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  1. #1

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    Antihalation coating

    What can I use on the back of my plates for antihalation ?

  2. #2
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    Hi! Kevin,

    Nice to see you here again. Does this mean you're back in the dry plate game? As I think you know, someone is having great fun and very reasonable success with your emulsion recipe right now.

    Try this for halation. It's not near as fiddly as it looks at first glance and once you've made the sheets, they can be used over and over again.

    http://www.thelightfarm.com/cgi-bin/...tent=28Apr2011

    d
    www.thelightfarm.com
    Dedicated to Handmade Silver Gelatin Paper, Film, and Dry Plates.

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    Kevin;

    If you are using the old glass plate holders with the red sheet in the middle of the holder (it is usually wavy and not flat), this will serve as a good AH backing for slow blue or ortho plates. This is especially true if your subject is not back lit.

    If you want to go "all the way", then the old guys back 100 years or so ago, got an oxonol dye, which is yellow orange. They coated the backs of the plates with the dye in gelatin and it washed off during processing. Often it was totally removed as they did not harden the gelatin.

    Almost any orange dye can be used, such as a mix of Solantine Pink and Solantine Yellow. You can use food dyes which are really often Solantines.

    PE

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    Thanks for the welcome and backing ideas. I had thaught of just putting a piece of red paper behind the plate.

  5. #5
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    That should work! Bud, as noted above, you may not need it.

    PE

  6. #6
    dwross's Avatar
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    I've run plates through holders with red septums and black septums (the middle, backing part of a holder) and never found that the red does much to help. The problem is that the backing has to be in close enough contact with the back of the plate that there is no air space. In the early days the solution was usually lampblack or caramel coloring in gelatin or reusable applied sheets. The right dyes in gelatin came a little later and probably work the best, but whether or not more so enough to be worth it is certainly a matter of taste and not of necessity.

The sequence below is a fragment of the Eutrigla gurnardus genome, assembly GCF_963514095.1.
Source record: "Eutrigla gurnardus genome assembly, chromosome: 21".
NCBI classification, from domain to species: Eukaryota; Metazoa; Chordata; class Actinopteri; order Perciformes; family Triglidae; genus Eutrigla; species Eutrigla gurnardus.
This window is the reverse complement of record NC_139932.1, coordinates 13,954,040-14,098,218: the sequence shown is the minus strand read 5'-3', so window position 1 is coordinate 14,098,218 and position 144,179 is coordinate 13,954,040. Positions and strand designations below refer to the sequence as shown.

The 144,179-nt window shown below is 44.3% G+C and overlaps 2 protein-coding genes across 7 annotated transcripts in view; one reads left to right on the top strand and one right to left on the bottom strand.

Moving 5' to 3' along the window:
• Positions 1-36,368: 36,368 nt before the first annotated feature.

There are good illustrations of both irradiation and halation at toward the bottom of this page.
    http://thelightfarm.com/cgi-bin/html...tent=04Dec2011
    www.thelightfarm.com
    Dedicated to Handmade Silver Gelatin Paper, Film, and Dry Plates.

  7. #7

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    hi denise

    i went to your first link and you mention the use of collodion as an AH backing.
    from personal experience when the colodion is dry inks seep in and are part of the
    celluloid and it probably will work very well as a AH backing ... it's rigid too,
    and the cheaper-stuff ( flexible with lanolin i think ) can be bought at some pharmacies.

    i never really like working with collodion mainly because of the vapors and how flammable it is.
    while it would work well and absorb pretty much any ink (or paint i am guessing) once it is dry